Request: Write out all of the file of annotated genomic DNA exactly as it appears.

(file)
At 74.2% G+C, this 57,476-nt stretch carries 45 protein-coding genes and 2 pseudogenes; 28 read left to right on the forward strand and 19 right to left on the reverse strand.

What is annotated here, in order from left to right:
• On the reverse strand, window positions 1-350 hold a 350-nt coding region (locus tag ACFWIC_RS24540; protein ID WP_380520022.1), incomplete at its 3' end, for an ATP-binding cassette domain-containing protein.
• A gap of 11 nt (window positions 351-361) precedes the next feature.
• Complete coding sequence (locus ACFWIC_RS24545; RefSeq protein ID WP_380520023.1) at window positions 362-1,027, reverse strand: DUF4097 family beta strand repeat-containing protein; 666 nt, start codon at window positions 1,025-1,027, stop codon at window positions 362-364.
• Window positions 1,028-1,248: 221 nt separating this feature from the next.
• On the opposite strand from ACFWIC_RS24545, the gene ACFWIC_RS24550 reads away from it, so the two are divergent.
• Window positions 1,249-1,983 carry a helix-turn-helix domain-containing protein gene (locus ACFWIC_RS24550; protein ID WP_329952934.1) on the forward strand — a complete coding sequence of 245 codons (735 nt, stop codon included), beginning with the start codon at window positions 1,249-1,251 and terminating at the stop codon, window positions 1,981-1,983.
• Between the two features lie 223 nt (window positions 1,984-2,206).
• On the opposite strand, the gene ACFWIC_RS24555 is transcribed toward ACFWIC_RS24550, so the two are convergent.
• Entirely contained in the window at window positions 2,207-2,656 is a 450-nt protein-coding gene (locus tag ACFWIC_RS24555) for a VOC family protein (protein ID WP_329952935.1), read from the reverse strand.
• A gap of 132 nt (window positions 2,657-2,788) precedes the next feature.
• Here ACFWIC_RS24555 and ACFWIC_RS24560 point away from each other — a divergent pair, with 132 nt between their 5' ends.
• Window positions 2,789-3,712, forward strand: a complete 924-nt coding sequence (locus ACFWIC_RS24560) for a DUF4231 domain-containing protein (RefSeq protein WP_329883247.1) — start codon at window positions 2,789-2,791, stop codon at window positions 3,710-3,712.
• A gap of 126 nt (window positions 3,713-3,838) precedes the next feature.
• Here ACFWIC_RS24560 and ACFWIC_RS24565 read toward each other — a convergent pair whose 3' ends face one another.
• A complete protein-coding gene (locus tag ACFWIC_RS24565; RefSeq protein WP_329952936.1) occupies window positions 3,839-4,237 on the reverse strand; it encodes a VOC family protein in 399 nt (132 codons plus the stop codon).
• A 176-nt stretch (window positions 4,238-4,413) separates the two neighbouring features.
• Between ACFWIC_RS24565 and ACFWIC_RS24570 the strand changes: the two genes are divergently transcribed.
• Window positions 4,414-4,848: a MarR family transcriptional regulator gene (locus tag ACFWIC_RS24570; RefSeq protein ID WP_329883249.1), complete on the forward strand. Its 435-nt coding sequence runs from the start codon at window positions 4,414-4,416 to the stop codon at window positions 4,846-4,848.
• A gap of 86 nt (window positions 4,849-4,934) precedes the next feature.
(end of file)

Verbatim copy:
At 74.2% G+C, this 57,476-nt stretch carries 45 protein-coding genes and 2 pseudogenes; 28 read left to right on the forward strand and 19 right to left on the reverse strand.

What is annotated here, in order from left to right:
• On the reverse strand, window positions 1-350 hold a 350-nt coding region (locus tag ACFWIC_RS24540; protein ID WP_380520022.1), incomplete at its 3' end, for an ATP-binding cassette domain-containing protein.
• A gap of 11 nt (window positions 351-361) precedes the next feature.
• Complete coding sequence (locus ACFWIC_RS24545; RefSeq protein ID WP_380520023.1) at window positions 362-1,027, reverse strand: DUF4097 family beta strand repeat-containing protein; 666 nt, start codon at window positions 1,025-1,027, stop codon at window positions 362-364.
• Window positions 1,028-1,248: 221 nt separating this feature from the next.
• On the opposite strand from ACFWIC_RS24545, the gene ACFWIC_RS24550 reads away from it, so the two are divergent.
• Window positions 1,249-1,983 carry a helix-turn-helix domain-containing protein gene (locus ACFWIC_RS24550; protein ID WP_329952934.1) on the forward strand — a complete coding sequence of 245 codons (735 nt, stop codon included), beginning with the start codon at window positions 1,249-1,251 and terminating at the stop codon, window positions 1,981-1,983.
• Between the two features lie 223 nt (window positions 1,984-2,206).
• On the opposite strand, the gene ACFWIC_RS24555 is transcribed toward ACFWIC_RS24550, so the two are convergent.
• Entirely contained in the window at window positions 2,207-2,656 is a 450-nt protein-coding gene (locus tag ACFWIC_RS24555) for a VOC family protein (protein ID WP_329952935.1), read from the reverse strand.
• A gap of 132 nt (window positions 2,657-2,788) precedes the next feature.
• Here ACFWIC_RS24555 and ACFWIC_RS24560 point away from each other — a divergent pair, with 132 nt between their 5' ends.
• Window positions 2,789-3,712, forward strand: a complete 924-nt coding sequence (locus ACFWIC_RS24560) for a DUF4231 domain-containing protein (RefSeq protein WP_329883247.1) — start codon at window positions 2,789-2,791, stop codon at window positions 3,710-3,712.
• A gap of 126 nt (window positions 3,713-3,838) precedes the next feature.
• Here ACFWIC_RS24560 and ACFWIC_RS24565 read toward each other — a convergent pair whose 3' ends face one another.
• A complete protein-coding gene (locus tag ACFWIC_RS24565; RefSeq protein WP_329952936.1) occupies window positions 3,839-4,237 on the reverse strand; it encodes a VOC family protein in 399 nt (132 codons plus the stop codon).
• A 176-nt stretch (window positions 4,238-4,413) separates the two neighbouring features.
• Between ACFWIC_RS24565 and ACFWIC_RS24570 the strand changes: the two genes are divergently transcribed.
• Window positions 4,414-4,848: a MarR family transcriptional regulator gene (locus tag ACFWIC_RS24570; RefSeq protein ID WP_329883249.1), complete on the forward strand. Its 435-nt coding sequence runs from the start codon at window positions 4,414-4,416 to the stop codon at window positions 4,846-4,848.
• A gap of 86 nt (window positions 4,849-4,934) precedes the next feature.